…and taxpayers cheered, and said ‘More, more! Cut deeper!’. And lo, it came to pass:
NHS England is proposing to cut free prescriptions for over-the-counter remedies such as dandruff shampoo, eye drops and indigestion tablets in an effort to make up a shortfall in its funding.
Yup, things you can buy in Boots, all major supermarkets and even your local newsagent are being provided on prescription. At inflated cost, naturally.
Promoting the idea, NHS England revealed that it currently spends £4.5m a year on dandruff shampoos – a sum that would fund 1,200 hip replacements. It said 300 community nurses could be funded from the £7.5m spent on treatments for indigestion and heartburn.
It’s a gaping hole in NHS finances, and it needs to stop.
The Patients Association said the plans would unnecessarily worry many vulnerable people in the run-up to Christmas.
Its chief executive, Rachel Power, said the proposals threatened to change the relationship between GPs and patients.
If there’s any such ‘relationship’, it’s a bloody abusive one!
I spent most of the morning of the 21st December driving my mother around, first to a walk in clinic because she couldn’t get the cream she needed for her contact dermatitis without prescription, and she couldn’t get a prescription without a GP appointment they didn’t have until the next week, then home again because they couldn’t give her a prescription either, as she’d had one from them before (the last time when she couldn’t get a GP appointment) so it would count as a ‘repeat’, and we then had to wait for an appointment with an out of hours GP, which we couldn’t even phone for until 2pm when the lines opened.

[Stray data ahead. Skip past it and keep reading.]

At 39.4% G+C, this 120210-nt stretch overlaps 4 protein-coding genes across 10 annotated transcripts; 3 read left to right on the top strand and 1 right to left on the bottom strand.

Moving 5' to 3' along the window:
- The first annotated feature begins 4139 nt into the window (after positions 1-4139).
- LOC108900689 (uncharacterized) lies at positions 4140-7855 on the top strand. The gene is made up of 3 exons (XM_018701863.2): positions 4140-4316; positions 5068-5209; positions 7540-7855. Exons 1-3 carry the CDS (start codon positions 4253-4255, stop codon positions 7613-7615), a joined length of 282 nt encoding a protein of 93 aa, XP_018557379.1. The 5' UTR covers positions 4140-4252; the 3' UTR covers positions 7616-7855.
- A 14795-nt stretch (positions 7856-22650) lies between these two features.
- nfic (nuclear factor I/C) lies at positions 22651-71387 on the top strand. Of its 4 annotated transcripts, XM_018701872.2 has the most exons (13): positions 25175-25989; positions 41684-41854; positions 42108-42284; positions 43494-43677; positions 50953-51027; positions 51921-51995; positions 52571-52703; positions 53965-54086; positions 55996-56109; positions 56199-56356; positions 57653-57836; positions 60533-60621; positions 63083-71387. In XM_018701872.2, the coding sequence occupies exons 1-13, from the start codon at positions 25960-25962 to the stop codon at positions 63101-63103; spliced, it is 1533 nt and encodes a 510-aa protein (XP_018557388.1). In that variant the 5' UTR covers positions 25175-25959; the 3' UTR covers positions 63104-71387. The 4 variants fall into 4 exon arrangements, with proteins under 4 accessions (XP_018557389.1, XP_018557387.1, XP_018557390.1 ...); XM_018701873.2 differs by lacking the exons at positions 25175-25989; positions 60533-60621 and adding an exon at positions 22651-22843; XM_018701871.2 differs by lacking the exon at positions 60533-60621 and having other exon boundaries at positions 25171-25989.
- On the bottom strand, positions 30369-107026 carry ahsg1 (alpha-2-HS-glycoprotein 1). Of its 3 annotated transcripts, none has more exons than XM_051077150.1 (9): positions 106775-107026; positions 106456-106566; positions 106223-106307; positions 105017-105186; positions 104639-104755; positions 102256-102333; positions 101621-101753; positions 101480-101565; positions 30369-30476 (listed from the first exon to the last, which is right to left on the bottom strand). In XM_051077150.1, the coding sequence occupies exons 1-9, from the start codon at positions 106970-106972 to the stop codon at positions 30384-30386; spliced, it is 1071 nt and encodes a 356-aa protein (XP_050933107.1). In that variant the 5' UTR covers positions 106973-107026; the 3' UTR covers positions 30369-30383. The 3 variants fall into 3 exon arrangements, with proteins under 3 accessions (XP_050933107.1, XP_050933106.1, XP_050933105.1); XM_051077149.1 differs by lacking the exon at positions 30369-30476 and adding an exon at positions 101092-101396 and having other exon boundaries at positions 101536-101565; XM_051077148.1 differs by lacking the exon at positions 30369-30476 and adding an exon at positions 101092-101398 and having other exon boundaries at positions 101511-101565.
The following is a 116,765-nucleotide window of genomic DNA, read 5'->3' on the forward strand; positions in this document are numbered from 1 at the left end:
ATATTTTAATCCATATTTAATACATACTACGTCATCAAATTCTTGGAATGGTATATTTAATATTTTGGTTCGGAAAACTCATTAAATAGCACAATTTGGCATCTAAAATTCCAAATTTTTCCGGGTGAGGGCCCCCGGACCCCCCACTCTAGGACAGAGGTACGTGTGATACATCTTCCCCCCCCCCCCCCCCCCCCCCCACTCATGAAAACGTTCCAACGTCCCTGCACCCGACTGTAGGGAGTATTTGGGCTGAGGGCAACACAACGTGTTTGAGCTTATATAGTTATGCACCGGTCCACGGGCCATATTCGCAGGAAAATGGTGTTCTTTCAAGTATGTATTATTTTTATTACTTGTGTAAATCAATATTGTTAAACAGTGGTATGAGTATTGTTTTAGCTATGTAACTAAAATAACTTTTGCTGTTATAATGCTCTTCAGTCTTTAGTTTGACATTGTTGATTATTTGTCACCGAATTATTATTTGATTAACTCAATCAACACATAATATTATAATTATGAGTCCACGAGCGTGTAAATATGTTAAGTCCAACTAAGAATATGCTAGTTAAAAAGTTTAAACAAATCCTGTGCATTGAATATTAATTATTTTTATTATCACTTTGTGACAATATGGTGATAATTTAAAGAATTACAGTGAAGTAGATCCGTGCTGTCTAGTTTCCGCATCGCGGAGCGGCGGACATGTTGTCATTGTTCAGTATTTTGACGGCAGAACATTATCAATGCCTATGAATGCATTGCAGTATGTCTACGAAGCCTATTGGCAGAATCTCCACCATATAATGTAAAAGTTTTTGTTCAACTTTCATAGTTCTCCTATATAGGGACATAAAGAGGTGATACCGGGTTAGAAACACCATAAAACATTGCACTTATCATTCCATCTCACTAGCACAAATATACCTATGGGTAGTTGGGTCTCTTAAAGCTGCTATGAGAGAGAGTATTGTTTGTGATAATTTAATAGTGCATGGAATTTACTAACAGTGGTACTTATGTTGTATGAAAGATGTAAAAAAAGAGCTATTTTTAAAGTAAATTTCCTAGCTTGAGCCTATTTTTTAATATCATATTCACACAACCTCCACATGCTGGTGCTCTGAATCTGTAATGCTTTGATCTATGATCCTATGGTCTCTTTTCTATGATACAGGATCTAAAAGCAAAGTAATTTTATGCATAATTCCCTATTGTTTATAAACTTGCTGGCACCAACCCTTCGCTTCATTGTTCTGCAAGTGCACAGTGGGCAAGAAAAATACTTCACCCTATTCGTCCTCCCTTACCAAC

We finally got her prescription – after phoning the number from 2pm on the dot every 2-3 minutes on redial, because it was continually engaged, we got through at 3:25, were kept on hold for another 15-20 minutes, then given an 8:15 appointment to see a doctor at yet another walk in clinic.
The hallowed ‘consultation’ took less than a minute. All to serve the Byzantine bureaucracy the NHS shrouds itself in.
“GPs will be asked to implement guidance involving a complex set of criteria and exceptions,” she said.
You mean, they’ll be asked to do they job they supposedly train for years for? Well, pardon me if I don’t join in the weep-fest here.
“Mistakes are bound to happen, and for some patients a GP appointment will come to feel more like a benefits assessment, where they wait to find out at the end whether they will receive support or not – and sadly we know there are major shortcomings with that system.”
So there’ll be no safety net for genuine cases, then?
Items prescribed for longer-term or more complex conditions would not be affected, and nor would prescriptions for minor illnesses symptomatic of something more serious, NHS England said.
Ah! So, there will be – those who genuinely need them on prescription for sound medical reason will continue to get them.
And the rest of the lazy entitled benefit-sponges will have to buy them in Sainsbury’s, like everyone else.
H/T: HandofGod via Twitter